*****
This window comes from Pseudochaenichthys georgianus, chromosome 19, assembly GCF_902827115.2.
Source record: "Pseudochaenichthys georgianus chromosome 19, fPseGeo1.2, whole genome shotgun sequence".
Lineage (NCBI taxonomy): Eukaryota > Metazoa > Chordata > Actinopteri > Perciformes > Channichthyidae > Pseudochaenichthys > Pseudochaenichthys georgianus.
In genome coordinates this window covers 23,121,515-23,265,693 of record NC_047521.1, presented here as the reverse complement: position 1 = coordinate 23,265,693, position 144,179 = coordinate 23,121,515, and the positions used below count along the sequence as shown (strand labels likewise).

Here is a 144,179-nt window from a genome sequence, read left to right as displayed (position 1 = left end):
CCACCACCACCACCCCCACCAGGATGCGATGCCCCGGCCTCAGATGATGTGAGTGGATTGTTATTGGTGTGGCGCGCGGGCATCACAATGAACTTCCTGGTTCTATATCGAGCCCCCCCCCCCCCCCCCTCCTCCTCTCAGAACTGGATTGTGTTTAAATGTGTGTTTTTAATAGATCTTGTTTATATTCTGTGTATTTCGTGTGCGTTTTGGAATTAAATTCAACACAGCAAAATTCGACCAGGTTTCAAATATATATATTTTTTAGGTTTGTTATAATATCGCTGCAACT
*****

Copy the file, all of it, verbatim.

This window comes from Pseudochaenichthys georgianus, chromosome 19, assembly GCF_902827115.2.
Source record: "Pseudochaenichthys georgianus chromosome 19, fPseGeo1.2, whole genome shotgun sequence".
Lineage (NCBI taxonomy): Eukaryota > Metazoa > Chordata > Actinopteri > Perciformes > Channichthyidae > Pseudochaenichthys > Pseudochaenichthys georgianus.
In genome coordinates this window covers 23,121,515-23,265,693 of record NC_047521.1, presented here as the reverse complement: position 1 = coordinate 23,265,693, position 144,179 = coordinate 23,121,515, and the positions used below count along the sequence as shown (strand labels likewise).

Here is a 144,179-nt window from a genome sequence, read left to right as displayed (position 1 = left end):
CCACCACCACCACCCCCACCAGGATGCGATGCCCCGGCCTCAGATGATGTGAGTGGATTGTTATTGGTGTGGCGCGCGGGCATCACAATGAACTTCCTGGTTCTATATCGAGCCCCCCCCCCCCCCCCCTCCTCCTCTCAGAACTGGATTGTGTTTAAATGTGTGTTTTTAATAGATCTTGTTTATATTCTGTGTATTTCGTGTGCGTTTTGGAATTAAATTCAACACAGCAAAATTCGACCAGGTTTCAAATATATATATTTTTTAGGTTTGTTATAATATCGCTGCAACT